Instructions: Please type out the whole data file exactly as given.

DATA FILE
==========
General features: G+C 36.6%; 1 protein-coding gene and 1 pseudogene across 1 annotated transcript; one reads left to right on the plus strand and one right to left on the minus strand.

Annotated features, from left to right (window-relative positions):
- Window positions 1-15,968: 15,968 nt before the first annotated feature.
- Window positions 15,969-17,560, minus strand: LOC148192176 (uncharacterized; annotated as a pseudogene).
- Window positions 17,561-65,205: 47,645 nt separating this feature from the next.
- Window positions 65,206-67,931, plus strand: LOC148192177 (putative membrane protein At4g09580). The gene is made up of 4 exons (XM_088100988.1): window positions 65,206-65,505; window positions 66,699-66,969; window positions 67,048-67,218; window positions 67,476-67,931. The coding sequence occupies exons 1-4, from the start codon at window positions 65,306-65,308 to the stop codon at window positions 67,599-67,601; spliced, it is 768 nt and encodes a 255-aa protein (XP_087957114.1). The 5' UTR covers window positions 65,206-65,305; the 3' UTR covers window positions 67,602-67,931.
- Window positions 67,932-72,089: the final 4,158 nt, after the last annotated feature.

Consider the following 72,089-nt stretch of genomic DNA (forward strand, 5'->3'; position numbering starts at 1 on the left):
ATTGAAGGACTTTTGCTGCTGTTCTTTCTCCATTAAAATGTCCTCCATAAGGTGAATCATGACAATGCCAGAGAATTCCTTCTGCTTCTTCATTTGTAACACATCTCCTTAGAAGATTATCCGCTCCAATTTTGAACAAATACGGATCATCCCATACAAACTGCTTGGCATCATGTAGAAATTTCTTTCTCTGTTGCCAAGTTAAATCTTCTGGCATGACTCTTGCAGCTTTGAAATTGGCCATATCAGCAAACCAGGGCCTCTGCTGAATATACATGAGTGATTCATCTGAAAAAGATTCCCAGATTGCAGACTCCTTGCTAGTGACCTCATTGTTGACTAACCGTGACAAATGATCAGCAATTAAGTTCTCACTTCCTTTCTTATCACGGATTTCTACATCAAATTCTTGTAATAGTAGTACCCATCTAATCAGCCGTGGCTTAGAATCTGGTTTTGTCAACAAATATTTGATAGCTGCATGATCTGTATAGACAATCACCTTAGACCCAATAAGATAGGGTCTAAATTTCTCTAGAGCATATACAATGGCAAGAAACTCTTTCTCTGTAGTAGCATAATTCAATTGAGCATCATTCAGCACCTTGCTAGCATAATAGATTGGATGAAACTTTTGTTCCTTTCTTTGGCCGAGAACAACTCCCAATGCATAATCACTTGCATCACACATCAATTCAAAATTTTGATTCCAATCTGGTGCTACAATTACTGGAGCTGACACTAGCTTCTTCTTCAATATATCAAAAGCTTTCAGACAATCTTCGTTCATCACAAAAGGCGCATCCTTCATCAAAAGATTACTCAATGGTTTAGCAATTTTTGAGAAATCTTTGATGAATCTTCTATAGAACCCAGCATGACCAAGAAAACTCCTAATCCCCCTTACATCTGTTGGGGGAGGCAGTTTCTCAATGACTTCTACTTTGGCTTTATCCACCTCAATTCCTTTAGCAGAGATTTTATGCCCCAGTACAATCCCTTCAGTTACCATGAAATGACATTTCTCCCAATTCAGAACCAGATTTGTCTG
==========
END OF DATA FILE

General features: G+C 36.6%; 1 protein-coding gene and 1 pseudogene across 1 annotated transcript; one reads left to right on the plus strand and one right to left on the minus strand.

Annotated features, from left to right (window-relative positions):
- Window positions 1-15,968: 15,968 nt before the first annotated feature.
- Window positions 15,969-17,560, minus strand: LOC148192176 (uncharacterized; annotated as a pseudogene).
- Window positions 17,561-65,205: 47,645 nt separating this feature from the next.
- Window positions 65,206-67,931, plus strand: LOC148192177 (putative membrane protein At4g09580). The gene is made up of 4 exons (XM_088100988.1): window positions 65,206-65,505; window positions 66,699-66,969; window positions 67,048-67,218; window positions 67,476-67,931. The coding sequence occupies exons 1-4, from the start codon at window positions 65,306-65,308 to the stop codon at window positions 67,599-67,601; spliced, it is 768 nt and encodes a 255-aa protein (XP_087957114.1). The 5' UTR covers window positions 65,206-65,305; the 3' UTR covers window positions 67,602-67,931.
- Window positions 67,932-72,089: the final 4,158 nt, after the last annotated feature.

Consider the following 72,089-nt stretch of genomic DNA (forward strand, 5'->3'; position numbering starts at 1 on the left):
ATTGAAGGACTTTTGCTGCTGTTCTTTCTCCATTAAAATGTCCTCCATAAGGTGAATCATGACAATGCCAGAGAATTCCTTCTGCTTCTTCATTTGTAACACATCTCCTTAGAAGATTATCCGCTCCAATTTTGAACAAATACGGATCATCCCATACAAACTGCTTGGCATCATGTAGAAATTTCTTTCTCTGTTGCCAAGTTAAATCTTCTGGCATGACTCTTGCAGCTTTGAAATTGGCCATATCAGCAAACCAGGGCCTCTGCTGAATATACATGAGTGATTCATCTGAAAAAGATTCCCAGATTGCAGACTCCTTGCTAGTGACCTCATTGTTGACTAACCGTGACAAATGATCAGCAATTAAGTTCTCACTTCCTTTCTTATCACGGATTTCTACATCAAATTCTTGTAATAGTAGTACCCATCTAATCAGCCGTGGCTTAGAATCTGGTTTTGTCAACAAATATTTGATAGCTGCATGATCTGTATAGACAATCACCTTAGACCCAATAAGATAGGGTCTAAATTTCTCTAGAGCATATACAATGGCAAGAAACTCTTTCTCTGTAGTAGCATAATTCAATTGAGCATCATTCAGCACCTTGCTAGCATAATAGATTGGATGAAACTTTTGTTCCTTTCTTTGGCCGAGAACAACTCCCAATGCATAATCACTTGCATCACACATCAATTCAAAATTTTGATTCCAATCTGGTGCTACAATTACTGGAGCTGACACTAGCTTCTTCTTCAATATATCAAAAGCTTTCAGACAATCTTCGTTCATCACAAAAGGCGCATCCTTCATCAAAAGATTACTCAATGGTTTAGCAATTTTTGAGAAATCTTTGATGAATCTTCTATAGAACCCAGCATGACCAAGAAAACTCCTAATCCCCCTTACATCTGTTGGGGGAGGCAGTTTCTCAATGACTTCTACTTTGGCTTTATCCACCTCAATTCCTTTAGCAGAGATTTTATGCCCCAGTACAATCCCTTCAGTTACCATGAAATGACATTTCTCCCAATTCAGAACCAGATTTGTCTG